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I read Shaffer et al's paper with great interest, but it gave a strong
sense of deja vu. The authors and ADC readers may find of interest Sigmund
Freud's comments on this particular topic from his classic Infantile
Cerebral Paralysis published in 1897.
"The consideration of cranial trauma as another etiological factor defeats all attempts to view hemiplegic cerebral paralysis as a singl...
"The consideration of cranial trauma as another etiological factor defeats all attempts to view hemiplegic cerebral paralysis as a single etiological
He then cites over 20 cases from the medical literature at that time from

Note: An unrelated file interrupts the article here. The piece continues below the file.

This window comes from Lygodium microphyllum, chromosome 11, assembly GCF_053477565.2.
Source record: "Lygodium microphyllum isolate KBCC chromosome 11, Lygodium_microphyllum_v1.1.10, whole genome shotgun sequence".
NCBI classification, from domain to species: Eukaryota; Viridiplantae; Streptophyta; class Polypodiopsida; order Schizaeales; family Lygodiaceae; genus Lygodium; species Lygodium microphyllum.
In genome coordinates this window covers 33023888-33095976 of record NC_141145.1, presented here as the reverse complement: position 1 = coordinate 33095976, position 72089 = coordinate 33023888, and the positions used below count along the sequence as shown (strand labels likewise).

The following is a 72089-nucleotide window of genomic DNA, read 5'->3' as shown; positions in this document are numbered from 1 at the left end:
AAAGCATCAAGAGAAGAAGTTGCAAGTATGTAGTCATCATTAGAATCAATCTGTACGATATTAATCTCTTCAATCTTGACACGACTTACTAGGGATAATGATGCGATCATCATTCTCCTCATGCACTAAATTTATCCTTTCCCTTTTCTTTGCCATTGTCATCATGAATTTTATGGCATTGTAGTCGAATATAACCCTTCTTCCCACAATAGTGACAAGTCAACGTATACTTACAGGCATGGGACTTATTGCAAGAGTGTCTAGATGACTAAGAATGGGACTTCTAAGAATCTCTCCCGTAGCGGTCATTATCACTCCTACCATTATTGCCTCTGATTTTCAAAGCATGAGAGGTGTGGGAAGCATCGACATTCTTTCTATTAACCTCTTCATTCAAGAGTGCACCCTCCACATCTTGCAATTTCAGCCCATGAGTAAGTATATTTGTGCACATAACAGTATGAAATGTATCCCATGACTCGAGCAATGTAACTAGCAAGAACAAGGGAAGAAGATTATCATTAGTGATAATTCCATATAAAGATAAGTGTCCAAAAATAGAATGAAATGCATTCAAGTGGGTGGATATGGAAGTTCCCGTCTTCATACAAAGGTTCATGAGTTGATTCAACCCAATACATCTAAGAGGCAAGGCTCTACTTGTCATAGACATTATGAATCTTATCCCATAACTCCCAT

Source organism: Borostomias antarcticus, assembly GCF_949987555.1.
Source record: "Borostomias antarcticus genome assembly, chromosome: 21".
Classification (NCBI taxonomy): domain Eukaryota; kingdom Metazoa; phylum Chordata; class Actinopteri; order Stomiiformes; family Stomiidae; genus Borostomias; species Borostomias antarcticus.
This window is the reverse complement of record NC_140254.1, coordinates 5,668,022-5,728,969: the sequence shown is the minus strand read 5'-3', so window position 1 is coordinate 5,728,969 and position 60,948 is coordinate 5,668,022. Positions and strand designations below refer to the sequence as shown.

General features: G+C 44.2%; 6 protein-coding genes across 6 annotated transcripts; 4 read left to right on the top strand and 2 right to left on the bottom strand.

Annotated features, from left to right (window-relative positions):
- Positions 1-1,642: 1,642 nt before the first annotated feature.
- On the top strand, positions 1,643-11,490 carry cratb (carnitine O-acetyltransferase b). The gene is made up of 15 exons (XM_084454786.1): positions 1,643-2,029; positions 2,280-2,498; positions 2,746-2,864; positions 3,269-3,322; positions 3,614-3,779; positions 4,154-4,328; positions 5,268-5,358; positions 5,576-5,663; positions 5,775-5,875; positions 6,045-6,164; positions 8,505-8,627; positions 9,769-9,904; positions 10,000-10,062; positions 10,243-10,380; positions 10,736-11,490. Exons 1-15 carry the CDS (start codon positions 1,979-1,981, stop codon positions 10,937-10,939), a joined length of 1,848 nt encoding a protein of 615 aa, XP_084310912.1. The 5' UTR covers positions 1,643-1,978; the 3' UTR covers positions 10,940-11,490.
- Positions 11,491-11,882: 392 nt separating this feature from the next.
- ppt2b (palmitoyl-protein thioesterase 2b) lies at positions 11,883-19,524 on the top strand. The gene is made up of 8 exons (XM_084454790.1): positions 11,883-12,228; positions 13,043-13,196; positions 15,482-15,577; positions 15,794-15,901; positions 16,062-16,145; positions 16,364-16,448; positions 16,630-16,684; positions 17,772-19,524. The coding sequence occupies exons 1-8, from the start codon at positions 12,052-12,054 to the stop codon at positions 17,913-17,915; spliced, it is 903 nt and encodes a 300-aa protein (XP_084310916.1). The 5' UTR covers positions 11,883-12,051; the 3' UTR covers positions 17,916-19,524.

Osler, Abercrombie and Henoch amongst others.
"In a number of cases the role of trauma as an etiological factor of
infantile cerebral palsy is indisputable.
It would be important for the principal concept of infantile cerebral
paralysis, if in definitely traumatic cases there would be specific
deviations in the disease from the non-traumatic ones in regard to course
or complications. No special study has been undertaken so far in this
One century after Freud this study has still not been undertaken and thus
it is questionable how far further on from Freud, Shaffer et al's paper
moves us forward.
(1) L Shaffer, P M Rich, K R E Pohl, V Ganesan. Can mild head injury cause ischaemic stroke? Arch Dis Child 2003; 88:267-269.
(2) Freud S. Infantile Cerebral Parlsysis. Translated by Lester A Russin. Miami: University of Miami Press, 1968. Pp. 73-74.